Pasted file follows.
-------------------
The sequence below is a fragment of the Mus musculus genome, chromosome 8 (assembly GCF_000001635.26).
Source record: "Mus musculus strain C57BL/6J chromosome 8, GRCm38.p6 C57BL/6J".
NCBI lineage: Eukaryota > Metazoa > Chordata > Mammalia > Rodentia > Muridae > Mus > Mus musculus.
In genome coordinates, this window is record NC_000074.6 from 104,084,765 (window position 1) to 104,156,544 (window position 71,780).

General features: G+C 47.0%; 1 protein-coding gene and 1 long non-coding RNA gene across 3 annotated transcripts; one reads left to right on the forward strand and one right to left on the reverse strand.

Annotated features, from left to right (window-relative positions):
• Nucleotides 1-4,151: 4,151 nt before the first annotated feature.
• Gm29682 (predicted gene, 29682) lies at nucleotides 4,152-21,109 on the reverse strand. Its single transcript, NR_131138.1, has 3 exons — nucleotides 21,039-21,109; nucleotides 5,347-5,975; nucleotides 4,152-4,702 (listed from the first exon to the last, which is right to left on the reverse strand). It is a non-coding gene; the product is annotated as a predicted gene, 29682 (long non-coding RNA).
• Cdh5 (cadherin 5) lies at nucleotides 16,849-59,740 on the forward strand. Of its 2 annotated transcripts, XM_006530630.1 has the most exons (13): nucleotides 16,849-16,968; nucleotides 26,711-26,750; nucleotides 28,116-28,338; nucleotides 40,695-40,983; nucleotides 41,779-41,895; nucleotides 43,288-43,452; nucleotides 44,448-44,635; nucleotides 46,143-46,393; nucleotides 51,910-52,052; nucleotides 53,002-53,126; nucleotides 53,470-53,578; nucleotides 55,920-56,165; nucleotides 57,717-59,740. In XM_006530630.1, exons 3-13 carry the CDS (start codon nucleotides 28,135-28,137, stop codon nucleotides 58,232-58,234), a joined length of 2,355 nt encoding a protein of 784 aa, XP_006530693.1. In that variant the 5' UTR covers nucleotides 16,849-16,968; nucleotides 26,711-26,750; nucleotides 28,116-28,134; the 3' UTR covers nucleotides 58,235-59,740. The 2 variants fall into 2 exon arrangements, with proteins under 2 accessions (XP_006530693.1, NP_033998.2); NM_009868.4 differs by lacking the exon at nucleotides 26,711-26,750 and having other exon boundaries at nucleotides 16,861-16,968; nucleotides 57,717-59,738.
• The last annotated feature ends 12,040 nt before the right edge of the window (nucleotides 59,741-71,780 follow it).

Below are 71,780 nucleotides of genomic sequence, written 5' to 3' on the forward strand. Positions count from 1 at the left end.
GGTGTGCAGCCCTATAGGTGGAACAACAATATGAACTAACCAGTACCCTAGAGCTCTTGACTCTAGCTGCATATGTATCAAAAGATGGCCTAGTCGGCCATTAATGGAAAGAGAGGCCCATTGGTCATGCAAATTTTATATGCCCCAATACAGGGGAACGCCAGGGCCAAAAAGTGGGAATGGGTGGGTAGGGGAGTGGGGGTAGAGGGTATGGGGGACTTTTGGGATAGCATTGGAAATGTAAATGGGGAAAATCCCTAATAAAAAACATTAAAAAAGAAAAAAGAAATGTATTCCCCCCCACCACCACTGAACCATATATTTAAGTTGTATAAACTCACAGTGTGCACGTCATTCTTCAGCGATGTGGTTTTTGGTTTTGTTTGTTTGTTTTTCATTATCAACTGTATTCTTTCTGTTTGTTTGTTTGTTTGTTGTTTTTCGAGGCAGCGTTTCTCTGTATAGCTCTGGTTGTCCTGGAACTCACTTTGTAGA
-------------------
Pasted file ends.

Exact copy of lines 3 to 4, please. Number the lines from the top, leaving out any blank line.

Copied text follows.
NCBI lineage: Eukaryota > Metazoa > Chordata > Mammalia > Rodentia > Muridae > Mus > Mus musculus.
In genome coordinates, this window is record NC_000074.6 from 104,084,765 (window position 1) to 104,156,544 (window position 71,780).